As shown in Figure 15, the distribution of peak strain of dry sand is similar to that of saturated sand: the peak strain decreased from top to a certain depth, and then increased with the depth. The minimum peak strain was observed. What is more, the peak strain of saturated sand was greater than that of the dry sand under different seismic accelerations (Figures 15(a)(d)). Therefore, the friction pile surrounded by saturated sand is subject to greater strain than that surrounded by dry sand.
Next, shaking table tests were performed on dry and saturated sands under the Taft waves with four peak accelerations: 0.035g, 0.1g, 0.22g and 0.4g. Figure 16 records the peak strains along the TP1 obtained through the tests. Overall, the strain responses of the friction pile under the Taft waves in dry and saturated sands are similar to those under the El Centro waves.
As shown in Figure 16, the peak strains at the two ends of the pile were greater than the peak strain at the middle of the pile. Under the Taft waves, the peak strain of the pile surrounded by saturated sand was not always larger than that of the pile surrounded by dry sand. For instance, the peak strains on the pile surrounded by dry sand were greater than those on the pile surrounded by saturated sand at the depth of 400mm. In other words, the peak strain of the friction pile in the dry sand is sometimes greater than that in saturated sand. Further research is needed to better illustrate the phenomenon. Importantly, Figures 15 and 16 demonstrate that, under both El Centro and Taft waves, the peak strain response decreased to a certain depth and then increased with the depth. This indicates the peak strain distribution is not greatly affected by soil liquefaction induced by earthquake.
This paper carries out shaking table tests on friction piles surrounded by dry and saturated sandy foundation, separately, and simulates the seismic excitation of El Centro and Taft waves on the sandy foundation with a suspended laminar shear box. Through the tests, the authors investigated the dynamic features of the sandy foundation, including but not limited to pore pressure ratio and acceleration response. The main conclusions are as follows:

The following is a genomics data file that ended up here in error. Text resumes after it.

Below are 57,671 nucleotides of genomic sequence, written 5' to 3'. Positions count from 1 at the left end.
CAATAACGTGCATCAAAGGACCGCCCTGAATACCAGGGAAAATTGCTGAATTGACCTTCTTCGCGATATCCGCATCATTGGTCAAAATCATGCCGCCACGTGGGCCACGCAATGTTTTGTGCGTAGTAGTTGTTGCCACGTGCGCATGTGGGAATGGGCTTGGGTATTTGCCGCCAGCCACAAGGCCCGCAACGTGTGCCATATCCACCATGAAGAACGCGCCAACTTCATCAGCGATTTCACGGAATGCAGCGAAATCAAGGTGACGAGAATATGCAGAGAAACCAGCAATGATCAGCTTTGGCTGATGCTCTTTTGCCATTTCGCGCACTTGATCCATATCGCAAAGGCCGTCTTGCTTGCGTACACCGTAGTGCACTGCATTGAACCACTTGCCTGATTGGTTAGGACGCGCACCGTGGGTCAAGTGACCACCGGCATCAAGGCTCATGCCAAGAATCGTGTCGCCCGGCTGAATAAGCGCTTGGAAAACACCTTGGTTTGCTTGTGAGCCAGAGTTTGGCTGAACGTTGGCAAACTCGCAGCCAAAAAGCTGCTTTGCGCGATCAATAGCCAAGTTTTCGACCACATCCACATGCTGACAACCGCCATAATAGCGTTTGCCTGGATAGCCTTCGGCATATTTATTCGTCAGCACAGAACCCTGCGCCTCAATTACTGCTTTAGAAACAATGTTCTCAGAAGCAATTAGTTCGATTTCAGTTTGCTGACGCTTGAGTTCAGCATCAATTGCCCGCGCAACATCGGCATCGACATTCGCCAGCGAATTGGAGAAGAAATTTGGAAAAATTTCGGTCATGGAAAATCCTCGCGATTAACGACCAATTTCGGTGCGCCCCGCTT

(1) Under seismic action, the trend of pore pressure of the soil around the pile is basically the same at different depths. The pore pressure of the saturated sandy soil around the pile firstly rockets up, then remain constant, and later enters a slow decline; the decline of pore pressure ratio starts earlier from the lower depth. In addition, the horizontal distance from the pile has a certain effect on the pore pressure.
(2) Under seismic action, the acceleration response of saturated sandy foundation varies with the features of the seismic wave. The peak acceleration of saturated sand is negatively correlated with the vertical depth. Besides, the change of acceleration of saturated sand increases with the proximity to the pile.
(3) Under El Centro or Taft wave, the acceleration response of the foundation increases with the peak acceleration; the acceleration response of the upper soil around the pile is obviously more intense than that of the lower soil.
(4) Under the conditions of dry sand and saturated sand, the strain of friction pile is smaller in the middle and greater at both ends, peaking at the pile end. Under El Centro wave, the peak strain for the saturated sand is greater than that for the dry sand at different accelerations; Under Taft wave, the peak strain on the pile in the dry sand is sometimes greater than that in saturated sand. Overall, the friction pile suffers greater strain when it is surrounded by saturated sand rather than dry sand.
The authors would like to thank the following projects and organizations for their support and sponsorship with this paper: Project of Science and Technology Plan for Housing and UrbanRural Construction of Shandong Province (Grant No.: 2017K2004), Project of the Coordination and Innovation Center of Disaster Prevention and Mitigation of Civil Structures of Institutions of Higher Education of Shandong Province (Grant No.: XTP201912), and Technological Innovation Projects of Shandong Luqiao Group.